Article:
It was not very long ago that I finally got around to reading Benjamin Franklin’s autobiography. Now this was in many ways an exercise in abject envy of one of history’s most effective people. The man was an unstoppable productivity machine. It seemed every one of his setbacks suited him just fine and he made them into great opportunities instead. But this kind of positivity I believed stemmed from the man’s ability to shelve what he could not do and focus cleanly and purposefully on his at-hand tasks. Which brings me to the real subject I’ve set out to write about today: Benjamin Franklin’s Daytimer.
One of the more difficult bits of maintaining my personal creative momentum has been guilt. Yes, guilt. Above the endless distractions of the internet and competing projects and planning trips and making tea and a mountain of reading I have mostly resolved is never getting done, guilt keeps me from maintaining my momentum. Now, doesn’t this seem illogical coming from a man who believes that the best way to motivate one’s self to their important creative work is by acknowledging it is their social responsibility? Yes, I admit it seems a little backward. But in truth the biggest problem is focus that falls apart. For me, I do not lose focus (I don’t misplace it), nor does it slip from one task to another. Instead it is as if I’ve fitted the wrench of my focus onto it’s bolt and its handle promptly resolves into sand. But what does that have to do with my guilt?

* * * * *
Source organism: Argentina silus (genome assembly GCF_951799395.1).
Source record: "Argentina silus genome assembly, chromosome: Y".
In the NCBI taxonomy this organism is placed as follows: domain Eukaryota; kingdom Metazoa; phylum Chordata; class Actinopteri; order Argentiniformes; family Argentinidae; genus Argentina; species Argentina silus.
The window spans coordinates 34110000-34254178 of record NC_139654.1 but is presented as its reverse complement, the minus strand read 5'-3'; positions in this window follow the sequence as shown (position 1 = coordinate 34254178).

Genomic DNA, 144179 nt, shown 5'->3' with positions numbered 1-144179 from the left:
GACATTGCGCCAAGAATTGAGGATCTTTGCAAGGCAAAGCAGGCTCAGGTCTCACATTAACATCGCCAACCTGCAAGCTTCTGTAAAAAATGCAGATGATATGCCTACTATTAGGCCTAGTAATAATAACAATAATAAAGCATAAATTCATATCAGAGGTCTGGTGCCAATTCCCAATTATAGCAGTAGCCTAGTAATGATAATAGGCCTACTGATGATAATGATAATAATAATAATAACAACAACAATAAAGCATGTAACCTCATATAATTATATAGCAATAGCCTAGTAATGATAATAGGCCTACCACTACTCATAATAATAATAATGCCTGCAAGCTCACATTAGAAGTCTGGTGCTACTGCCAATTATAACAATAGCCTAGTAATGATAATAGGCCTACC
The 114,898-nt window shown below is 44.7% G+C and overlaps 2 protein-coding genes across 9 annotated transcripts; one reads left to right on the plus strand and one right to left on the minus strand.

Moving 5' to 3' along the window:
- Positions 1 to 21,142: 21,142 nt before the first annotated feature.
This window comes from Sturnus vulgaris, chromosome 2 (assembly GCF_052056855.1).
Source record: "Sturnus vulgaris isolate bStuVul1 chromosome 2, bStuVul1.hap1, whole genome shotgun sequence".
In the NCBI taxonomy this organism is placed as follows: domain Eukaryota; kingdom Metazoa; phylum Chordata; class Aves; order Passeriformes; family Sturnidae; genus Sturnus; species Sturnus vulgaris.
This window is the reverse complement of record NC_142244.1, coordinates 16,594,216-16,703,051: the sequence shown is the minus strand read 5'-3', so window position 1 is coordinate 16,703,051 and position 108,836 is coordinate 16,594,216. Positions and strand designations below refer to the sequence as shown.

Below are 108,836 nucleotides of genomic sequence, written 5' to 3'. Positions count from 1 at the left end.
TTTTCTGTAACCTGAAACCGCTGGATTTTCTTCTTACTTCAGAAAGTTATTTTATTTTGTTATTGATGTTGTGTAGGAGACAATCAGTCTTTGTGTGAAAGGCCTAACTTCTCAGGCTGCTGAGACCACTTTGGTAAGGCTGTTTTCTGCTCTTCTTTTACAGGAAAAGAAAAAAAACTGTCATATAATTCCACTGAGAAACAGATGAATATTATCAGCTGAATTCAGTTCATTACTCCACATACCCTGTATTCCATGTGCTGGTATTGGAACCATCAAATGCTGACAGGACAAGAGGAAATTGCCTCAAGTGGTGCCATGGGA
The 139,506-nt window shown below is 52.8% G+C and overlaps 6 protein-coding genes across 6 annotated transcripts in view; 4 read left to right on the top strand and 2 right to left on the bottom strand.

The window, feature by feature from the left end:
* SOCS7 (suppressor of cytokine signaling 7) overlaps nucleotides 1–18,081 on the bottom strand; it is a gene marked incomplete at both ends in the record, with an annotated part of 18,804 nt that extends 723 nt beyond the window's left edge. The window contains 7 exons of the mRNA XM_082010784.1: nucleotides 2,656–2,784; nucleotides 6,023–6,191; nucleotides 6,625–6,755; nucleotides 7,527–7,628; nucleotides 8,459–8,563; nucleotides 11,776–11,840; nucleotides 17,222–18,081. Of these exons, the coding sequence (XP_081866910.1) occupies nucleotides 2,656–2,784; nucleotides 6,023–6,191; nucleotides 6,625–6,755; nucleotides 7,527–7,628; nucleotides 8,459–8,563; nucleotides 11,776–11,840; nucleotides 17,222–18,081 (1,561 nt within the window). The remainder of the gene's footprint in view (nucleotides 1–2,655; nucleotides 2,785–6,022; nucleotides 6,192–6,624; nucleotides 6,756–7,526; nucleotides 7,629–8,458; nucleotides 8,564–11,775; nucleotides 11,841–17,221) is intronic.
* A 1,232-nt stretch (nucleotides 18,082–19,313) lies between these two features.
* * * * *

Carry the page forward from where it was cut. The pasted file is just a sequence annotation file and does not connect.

There are certain ambient pressures of the world that enter into my thinking on focus and productivity. The first is the rampant and destructive glorification of “busy”. Working late nights and early mornings and all through the weekends is supposed to mean you’re doing something right. But Benjamin Franklin didn’t say “Toiling late and early to rise.” And more pointedly, that famous mantra, “Early to bed early to rise, makes a man healthy wealthy and wise” doesn’t just promise that you’ll get a lot done. The promises of health and wisdom are probably more important than the wealth that always seems to catch our eyes first. So my guilt over not having accomplished enough during the day leads me to diminishing health and wisdom. After all, when I’m late to bed it usually means I’m bleary eyed and exhausted when I get there. This is never a state in which I feel healthier or more wise.